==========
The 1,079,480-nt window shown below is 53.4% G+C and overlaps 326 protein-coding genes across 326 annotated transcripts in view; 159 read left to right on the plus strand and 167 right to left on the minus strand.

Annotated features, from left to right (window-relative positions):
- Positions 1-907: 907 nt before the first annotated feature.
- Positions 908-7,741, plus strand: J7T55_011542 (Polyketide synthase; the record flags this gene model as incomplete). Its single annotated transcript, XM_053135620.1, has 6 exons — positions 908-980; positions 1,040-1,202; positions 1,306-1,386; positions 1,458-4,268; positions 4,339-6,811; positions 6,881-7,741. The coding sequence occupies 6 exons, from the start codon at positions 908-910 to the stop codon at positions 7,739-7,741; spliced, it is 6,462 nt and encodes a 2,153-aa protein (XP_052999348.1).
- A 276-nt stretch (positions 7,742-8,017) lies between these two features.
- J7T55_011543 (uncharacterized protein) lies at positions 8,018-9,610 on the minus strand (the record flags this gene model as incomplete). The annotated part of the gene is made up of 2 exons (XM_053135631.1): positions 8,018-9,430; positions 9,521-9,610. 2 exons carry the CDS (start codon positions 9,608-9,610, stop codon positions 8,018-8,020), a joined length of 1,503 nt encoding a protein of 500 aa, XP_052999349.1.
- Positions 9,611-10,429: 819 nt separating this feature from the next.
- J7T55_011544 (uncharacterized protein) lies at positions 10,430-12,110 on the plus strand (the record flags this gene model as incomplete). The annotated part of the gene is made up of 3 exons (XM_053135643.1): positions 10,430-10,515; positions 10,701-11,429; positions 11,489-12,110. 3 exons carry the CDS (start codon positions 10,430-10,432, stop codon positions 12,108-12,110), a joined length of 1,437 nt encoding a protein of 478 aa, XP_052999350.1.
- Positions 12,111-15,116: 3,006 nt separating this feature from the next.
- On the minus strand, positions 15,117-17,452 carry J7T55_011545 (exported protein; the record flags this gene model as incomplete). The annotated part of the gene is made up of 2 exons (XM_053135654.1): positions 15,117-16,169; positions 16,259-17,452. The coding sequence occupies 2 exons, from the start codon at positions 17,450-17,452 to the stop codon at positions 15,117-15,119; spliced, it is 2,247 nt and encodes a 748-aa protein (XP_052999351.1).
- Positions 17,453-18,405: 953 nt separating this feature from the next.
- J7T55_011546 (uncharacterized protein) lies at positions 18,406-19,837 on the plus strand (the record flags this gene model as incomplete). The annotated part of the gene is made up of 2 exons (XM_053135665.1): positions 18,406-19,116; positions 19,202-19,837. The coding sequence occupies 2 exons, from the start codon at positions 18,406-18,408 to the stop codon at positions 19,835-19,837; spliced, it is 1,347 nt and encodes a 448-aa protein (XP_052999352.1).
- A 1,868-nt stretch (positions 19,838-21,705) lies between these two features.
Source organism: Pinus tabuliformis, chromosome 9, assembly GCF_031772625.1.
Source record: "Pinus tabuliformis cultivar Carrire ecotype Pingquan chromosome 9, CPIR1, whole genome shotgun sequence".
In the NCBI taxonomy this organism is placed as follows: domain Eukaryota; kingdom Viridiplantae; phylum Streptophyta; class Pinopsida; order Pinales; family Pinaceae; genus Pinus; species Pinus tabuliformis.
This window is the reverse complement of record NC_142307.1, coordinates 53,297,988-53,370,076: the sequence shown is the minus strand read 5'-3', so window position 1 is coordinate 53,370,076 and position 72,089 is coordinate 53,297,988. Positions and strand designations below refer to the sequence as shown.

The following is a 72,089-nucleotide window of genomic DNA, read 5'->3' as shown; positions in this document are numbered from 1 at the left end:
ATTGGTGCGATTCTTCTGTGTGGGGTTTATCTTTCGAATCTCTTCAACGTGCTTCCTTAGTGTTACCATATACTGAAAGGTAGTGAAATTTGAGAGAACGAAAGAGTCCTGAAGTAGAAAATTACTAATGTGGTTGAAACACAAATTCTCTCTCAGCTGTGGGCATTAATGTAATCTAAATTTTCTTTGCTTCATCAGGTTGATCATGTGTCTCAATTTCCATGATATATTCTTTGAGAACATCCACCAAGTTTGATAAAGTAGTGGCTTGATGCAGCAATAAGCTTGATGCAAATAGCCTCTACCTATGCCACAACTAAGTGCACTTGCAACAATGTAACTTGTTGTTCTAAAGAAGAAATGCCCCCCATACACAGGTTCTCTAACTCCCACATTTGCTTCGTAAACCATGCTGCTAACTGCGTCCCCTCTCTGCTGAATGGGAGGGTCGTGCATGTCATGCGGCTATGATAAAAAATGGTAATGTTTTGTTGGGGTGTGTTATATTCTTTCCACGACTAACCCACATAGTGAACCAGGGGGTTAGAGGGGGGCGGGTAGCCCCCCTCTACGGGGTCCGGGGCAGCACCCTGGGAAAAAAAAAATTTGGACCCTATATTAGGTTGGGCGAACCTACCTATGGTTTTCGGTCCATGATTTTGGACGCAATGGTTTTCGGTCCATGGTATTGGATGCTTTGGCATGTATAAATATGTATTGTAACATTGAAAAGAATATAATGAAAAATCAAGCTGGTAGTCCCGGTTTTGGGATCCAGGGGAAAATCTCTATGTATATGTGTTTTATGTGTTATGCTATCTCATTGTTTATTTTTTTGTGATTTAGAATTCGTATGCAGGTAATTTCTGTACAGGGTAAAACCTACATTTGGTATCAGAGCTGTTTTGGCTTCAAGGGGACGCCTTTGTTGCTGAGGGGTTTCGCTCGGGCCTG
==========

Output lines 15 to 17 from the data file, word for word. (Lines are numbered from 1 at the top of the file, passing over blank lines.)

Source record: "Pinus tabuliformis cultivar Carrire ecotype Pingquan chromosome 9, CPIR1, whole genome shotgun sequence".
In the NCBI taxonomy this organism is placed as follows: domain Eukaryota; kingdom Viridiplantae; phylum Streptophyta; class Pinopsida; order Pinales; family Pinaceae; genus Pinus; species Pinus tabuliformis.
This window is the reverse complement of record NC_142307.1, coordinates 53,297,988-53,370,076: the sequence shown is the minus strand read 5'-3', so window position 1 is coordinate 53,370,076 and position 72,089 is coordinate 53,297,988. Positions and strand designations below refer to the sequence as shown.